A Japanese court has ruled against same-sex marriage, which has left a lawyer dissatisfied.


On Monday, a Japanese court declared that the country's refusal to recognise same-sex marriage is lawful. After a landmark judgement last year that concluded otherwise, the ruling proved a setback for activists.

Three same-sex couples' claims were denied by a district court in western Japan's Osaka as part of a series of lawsuits brought by activists demanding marriage equality.

The court judgement stated, "From the perspective of individual dignity, it is vital to realise the benefits of same-sex couples being publicly recognised through official recognition."

The judgement went on to clarify that the current refusal to recognise such unions "is not regarded to be a violation of the constitution," and that "public debate on what kind of system is appropriate for this has not been adequately carried out."

The lawyer for the plaintiffs in the case, Akiyoshi Miwa, said he was "shocked" by the court's refusal to intervene in the dispute.

"It suggests the judge is stating the court is not need to actively engage in human rights matters," Miwa explained.

Machi Sakata, who married her American spouse in the state of Oregon in the United States, said she "couldn't believe the verdict."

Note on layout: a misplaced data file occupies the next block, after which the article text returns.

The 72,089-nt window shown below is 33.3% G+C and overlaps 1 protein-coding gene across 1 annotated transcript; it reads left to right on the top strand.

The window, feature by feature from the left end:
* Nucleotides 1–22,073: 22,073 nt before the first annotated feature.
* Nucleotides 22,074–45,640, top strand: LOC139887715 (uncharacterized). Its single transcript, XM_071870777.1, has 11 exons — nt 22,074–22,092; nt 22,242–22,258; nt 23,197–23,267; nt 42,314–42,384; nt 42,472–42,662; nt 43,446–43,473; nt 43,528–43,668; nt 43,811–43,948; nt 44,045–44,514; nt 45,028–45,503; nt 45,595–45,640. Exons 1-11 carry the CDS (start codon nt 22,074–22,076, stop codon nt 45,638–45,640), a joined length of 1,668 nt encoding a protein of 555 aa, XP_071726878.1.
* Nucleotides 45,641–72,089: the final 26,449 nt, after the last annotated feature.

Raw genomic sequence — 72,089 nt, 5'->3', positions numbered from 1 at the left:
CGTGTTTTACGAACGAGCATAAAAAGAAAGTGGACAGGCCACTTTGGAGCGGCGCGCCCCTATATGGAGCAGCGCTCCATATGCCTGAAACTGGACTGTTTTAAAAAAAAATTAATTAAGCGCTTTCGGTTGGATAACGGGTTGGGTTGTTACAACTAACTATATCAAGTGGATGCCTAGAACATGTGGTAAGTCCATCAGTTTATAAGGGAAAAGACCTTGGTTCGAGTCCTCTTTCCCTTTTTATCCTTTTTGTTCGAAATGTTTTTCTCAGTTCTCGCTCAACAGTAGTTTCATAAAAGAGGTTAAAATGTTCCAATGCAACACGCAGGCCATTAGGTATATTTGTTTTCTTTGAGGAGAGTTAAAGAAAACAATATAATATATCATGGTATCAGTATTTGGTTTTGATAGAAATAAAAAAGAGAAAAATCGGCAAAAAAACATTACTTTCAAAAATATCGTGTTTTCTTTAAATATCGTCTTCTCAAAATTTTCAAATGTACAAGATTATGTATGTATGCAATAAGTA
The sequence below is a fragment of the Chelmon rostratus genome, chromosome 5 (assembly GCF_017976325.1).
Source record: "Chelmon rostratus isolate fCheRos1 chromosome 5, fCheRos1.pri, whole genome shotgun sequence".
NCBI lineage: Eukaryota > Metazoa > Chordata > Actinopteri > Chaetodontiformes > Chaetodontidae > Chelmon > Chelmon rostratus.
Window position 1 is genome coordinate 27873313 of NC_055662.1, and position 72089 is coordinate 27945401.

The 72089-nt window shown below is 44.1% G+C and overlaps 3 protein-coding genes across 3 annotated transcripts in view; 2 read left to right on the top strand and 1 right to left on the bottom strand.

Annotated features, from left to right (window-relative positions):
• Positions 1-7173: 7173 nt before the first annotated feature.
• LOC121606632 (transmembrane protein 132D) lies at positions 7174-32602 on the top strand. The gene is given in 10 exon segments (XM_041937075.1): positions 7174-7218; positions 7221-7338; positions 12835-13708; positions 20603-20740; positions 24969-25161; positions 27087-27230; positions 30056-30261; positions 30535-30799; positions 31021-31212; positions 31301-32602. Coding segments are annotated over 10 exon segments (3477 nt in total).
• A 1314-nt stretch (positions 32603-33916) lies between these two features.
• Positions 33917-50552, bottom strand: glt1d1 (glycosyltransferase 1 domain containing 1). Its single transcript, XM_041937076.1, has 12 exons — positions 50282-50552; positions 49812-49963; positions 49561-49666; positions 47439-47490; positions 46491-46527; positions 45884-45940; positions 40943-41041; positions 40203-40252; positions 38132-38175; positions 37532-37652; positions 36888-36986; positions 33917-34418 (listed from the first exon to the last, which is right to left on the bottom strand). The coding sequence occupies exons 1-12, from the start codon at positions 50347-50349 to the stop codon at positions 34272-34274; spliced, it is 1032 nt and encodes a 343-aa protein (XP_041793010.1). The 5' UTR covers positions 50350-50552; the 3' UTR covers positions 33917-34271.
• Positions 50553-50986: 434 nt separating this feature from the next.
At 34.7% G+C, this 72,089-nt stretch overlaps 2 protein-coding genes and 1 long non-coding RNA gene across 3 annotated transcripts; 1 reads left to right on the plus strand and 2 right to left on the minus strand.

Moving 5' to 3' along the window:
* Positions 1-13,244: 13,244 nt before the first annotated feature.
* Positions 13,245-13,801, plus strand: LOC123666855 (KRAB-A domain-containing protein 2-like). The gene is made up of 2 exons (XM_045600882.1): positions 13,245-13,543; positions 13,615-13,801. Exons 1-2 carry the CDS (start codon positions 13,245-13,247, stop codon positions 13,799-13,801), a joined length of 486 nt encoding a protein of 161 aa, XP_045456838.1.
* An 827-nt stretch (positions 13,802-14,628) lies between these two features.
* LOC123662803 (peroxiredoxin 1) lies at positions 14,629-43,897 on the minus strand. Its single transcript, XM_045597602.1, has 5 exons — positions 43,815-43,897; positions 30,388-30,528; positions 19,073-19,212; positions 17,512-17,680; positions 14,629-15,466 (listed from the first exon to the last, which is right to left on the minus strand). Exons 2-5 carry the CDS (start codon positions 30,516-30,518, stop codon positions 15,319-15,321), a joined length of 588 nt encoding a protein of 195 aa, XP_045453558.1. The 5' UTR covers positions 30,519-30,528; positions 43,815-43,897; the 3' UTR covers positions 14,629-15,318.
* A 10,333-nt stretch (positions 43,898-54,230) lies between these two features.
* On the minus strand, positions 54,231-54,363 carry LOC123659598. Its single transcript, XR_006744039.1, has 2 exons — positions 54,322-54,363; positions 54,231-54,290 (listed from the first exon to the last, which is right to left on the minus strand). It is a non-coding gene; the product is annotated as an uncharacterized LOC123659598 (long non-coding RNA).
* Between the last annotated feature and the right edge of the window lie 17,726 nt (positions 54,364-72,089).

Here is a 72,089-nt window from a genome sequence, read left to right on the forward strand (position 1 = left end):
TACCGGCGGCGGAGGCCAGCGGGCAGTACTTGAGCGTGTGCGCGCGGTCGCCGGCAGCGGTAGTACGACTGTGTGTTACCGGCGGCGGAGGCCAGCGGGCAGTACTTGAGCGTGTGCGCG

The court also found that same-sex partners might get legal privileges if a structure akin to marriage was adopted.

"Nothing can take the place of you" (marriage). I'm filled with resentment. "It's as if they're saying, 'We don't treat you fairly, but that's OK, right?'" Sakata explained.

Last year, a district court in northern Sapporo ruled the contrary, saying that the government's refusal to allow same-sex marriage was a violation of the constitution's promise of equality under the law.

Campaigners hailed the decision as a huge win that would put pressure on politicians to recognise same-sex unions.

"Marriage shall be solely with the mutual consent of both sexes," the Japanese constitution states.

Local governments around the country have begun to recognise same-sex partnerships in recent years, while such recognition does not provide the same legal privileges as marriage.

Last month, the Tokyo prefecture said that it would begin recognising same-sex unions in November, amending existing legislation.

In 2020, more than a dozen couples filed lawsuits in district courts around Japan demanding marital equality. The synchronised effort, they said, was meant to put pressure on the sole G7 country that does not recognise gay unions.

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